Measures to stabilize grocery prices, and meaning for independent grocers
The top executive at Sobeys asserted on Monday that Canada has one of the most competitive grocery retail sectors on the planet — even as Canadians continue to feel the bite of higher prices.
"Although our country's food inflation has been among the lowest in the world, and Canada is among the most competitive nations on Earth when it comes to grocery retail, this provides little comfort to Canadians who are struggling," Michael Medline told MPs on the House of Commons agriculture committee.
Medline is the CEO of Empire Company Ltd., which owns Sobeys and other grocery store chains.
His appearance came after the committee requested that the top execs of major grocers testify before the committee once again on their plans to stabilize prices.
Industry Minister François-Philippe Champagne announced this fall that Canada's major grocers — Loblaw, Metro, Empire, Walmart and Costco — had shared plans to tackle rising prices that included discounts, price freezes and price-matching campaigns.
However, questions swirled about what exactly the grocers promised, given the details of the plans were not being shared publicly.
Now, Sobeys has outlined some of the initial steps it has taken.
The company says it historically freezes prices on 90 per cent of packaged products between November and January, and now, it has expanded that freeze to all such products.
"We also have meaningful plans and development to help stabilize food prices past January, but will not discuss these publicly as they remained commercially and competitively sensitive until launched in our stores," Medline told MPs.
The rapid run-up in grocery prices following the COVID-19 pandemic has led to the heightened scrutiny of Canadian grocers, particularly as some of them have reaped high profits.
And while food inflation — a global post-pandemic phenomenon — slowed in recent months, prices continue to rise rapidly.
In October, grocery prices were up 5.4 per cent compared to a year ago. Meanwhile, Canada's overall inflation rate was 3.1 per cent.
The phenomenon has raised questions about whether the industry is competitive enough. It even prompted the Liberal government to propose changes to the country's competition law.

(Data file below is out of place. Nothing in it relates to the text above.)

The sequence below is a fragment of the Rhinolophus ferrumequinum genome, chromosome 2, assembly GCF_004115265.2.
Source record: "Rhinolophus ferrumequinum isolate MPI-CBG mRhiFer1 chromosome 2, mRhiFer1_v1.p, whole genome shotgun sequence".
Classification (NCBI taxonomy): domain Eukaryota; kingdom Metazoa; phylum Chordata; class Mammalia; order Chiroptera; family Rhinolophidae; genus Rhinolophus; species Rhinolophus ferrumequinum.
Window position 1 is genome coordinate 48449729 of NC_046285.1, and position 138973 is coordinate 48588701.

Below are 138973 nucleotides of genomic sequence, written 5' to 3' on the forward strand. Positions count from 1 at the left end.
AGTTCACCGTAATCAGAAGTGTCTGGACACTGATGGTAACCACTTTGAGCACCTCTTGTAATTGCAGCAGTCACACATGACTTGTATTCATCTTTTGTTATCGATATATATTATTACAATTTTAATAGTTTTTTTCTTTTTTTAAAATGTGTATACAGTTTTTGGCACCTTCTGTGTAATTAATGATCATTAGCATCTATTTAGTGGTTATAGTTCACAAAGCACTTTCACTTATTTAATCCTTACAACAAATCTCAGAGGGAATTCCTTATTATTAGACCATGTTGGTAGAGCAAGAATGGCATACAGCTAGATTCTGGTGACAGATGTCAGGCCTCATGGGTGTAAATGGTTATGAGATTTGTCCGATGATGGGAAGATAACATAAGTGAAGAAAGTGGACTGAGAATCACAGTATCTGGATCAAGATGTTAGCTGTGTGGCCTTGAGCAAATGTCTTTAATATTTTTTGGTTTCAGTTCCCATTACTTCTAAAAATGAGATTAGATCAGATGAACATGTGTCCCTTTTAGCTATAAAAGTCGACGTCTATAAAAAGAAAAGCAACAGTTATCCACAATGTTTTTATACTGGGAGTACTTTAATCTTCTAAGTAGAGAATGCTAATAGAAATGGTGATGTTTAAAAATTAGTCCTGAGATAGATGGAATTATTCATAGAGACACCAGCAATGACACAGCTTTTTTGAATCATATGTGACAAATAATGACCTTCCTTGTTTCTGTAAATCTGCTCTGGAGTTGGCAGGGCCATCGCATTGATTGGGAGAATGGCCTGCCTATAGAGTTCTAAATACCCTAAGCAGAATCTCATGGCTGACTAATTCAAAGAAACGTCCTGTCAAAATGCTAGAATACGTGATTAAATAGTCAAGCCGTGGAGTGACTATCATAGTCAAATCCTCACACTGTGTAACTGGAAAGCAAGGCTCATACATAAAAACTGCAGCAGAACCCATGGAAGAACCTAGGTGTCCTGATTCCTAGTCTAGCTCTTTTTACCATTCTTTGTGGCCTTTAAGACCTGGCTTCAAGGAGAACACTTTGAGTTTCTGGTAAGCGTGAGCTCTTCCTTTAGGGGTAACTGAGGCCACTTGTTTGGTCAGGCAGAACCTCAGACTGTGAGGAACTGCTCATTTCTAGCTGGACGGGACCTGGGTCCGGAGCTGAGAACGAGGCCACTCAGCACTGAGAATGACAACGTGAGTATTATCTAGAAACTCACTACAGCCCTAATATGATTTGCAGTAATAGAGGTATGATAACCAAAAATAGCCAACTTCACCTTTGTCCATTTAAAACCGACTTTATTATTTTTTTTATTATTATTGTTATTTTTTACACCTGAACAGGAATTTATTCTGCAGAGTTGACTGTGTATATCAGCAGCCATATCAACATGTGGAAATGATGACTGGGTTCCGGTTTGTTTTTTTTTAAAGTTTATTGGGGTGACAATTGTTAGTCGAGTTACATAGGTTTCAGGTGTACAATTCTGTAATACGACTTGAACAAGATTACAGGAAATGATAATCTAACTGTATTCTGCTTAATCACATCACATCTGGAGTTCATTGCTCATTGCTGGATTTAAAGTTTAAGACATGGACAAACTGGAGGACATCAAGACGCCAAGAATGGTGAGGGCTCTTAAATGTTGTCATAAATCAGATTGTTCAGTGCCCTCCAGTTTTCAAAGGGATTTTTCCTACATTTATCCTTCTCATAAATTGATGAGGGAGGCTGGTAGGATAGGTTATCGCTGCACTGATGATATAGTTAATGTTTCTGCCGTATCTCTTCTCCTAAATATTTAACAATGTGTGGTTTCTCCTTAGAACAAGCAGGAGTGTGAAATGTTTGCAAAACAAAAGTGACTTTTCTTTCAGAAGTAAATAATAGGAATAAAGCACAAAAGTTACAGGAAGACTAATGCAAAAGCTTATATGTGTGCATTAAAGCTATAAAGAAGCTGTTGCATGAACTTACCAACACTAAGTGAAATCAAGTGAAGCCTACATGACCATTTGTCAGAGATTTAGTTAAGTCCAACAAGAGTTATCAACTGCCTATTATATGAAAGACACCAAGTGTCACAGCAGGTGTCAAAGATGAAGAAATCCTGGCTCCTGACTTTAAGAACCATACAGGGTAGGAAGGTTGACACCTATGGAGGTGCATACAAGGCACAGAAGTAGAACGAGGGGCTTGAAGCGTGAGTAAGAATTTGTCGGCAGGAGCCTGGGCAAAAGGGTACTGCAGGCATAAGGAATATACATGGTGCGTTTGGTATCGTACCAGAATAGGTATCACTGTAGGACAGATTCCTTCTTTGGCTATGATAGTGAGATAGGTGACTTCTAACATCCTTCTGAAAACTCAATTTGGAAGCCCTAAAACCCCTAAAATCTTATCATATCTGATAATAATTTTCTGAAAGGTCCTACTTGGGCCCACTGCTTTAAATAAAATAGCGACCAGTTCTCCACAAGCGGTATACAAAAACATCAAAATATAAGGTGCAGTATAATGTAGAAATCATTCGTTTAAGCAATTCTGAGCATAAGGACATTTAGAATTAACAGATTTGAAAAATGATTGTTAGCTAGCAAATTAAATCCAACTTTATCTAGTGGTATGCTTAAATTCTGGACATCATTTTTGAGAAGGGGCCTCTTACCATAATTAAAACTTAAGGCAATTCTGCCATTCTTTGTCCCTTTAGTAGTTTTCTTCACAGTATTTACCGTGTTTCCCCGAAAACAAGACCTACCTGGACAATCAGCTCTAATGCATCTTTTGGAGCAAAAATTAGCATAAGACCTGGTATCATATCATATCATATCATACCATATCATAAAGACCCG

The NDP has been pushing the Liberals to strengthen the Competition Act even further, arguing that changes can be made that would help bring down food prices.
However, Medline maintained during his testimony that the grocery industry is very competitive, and he doesn't see many barriers to entry.
"I don't think there have been huge barriers to competition (in) this country, but I'm sure that the government will put in place in the Competition Act even even greater ways where we can compete, and we welcome all that," he said.
In June, the country's competition watchdog published a report saying Canada's grocery sector needs more competition to help keep food prices down, give shoppers more choice and encourage new entrants.
Medline expressed frustration that Sobeys is grouped in with other grocers when it comes to the scrutiny of high profits during a time of elevated inflation.
"I get a little impatient that we're jumbled up with the entire industry all the time. Every company is different," Medline said, adding that his company has lower profit margins than its competitors and made less money last year than the year before.
Alistair MacGregor, the NDP agriculture critic, spoke to reporters Monday afternoon ahead of the committee meeting and said he had reviewed the major grocers' plans to stabilize prices.
"I can tell you after having reviewed the documents over the last couple of weeks that I walked away quite unimpressed," MacGregor said.
MacGregor said the grocers agreed to share the plans with members of the House of Commons agriculture committee, and in return, the committee promised to keep their contents confidential.
But the MP said the plans include a lot of information that is already public.
"And to tell you the truth, a lot of the information contained in these so-called confidential documents are stuff I could have found by reviewing their weekly flyers and looking with a simple Google search."
This report by The Canadian Press was first published Dec. 4, 2023.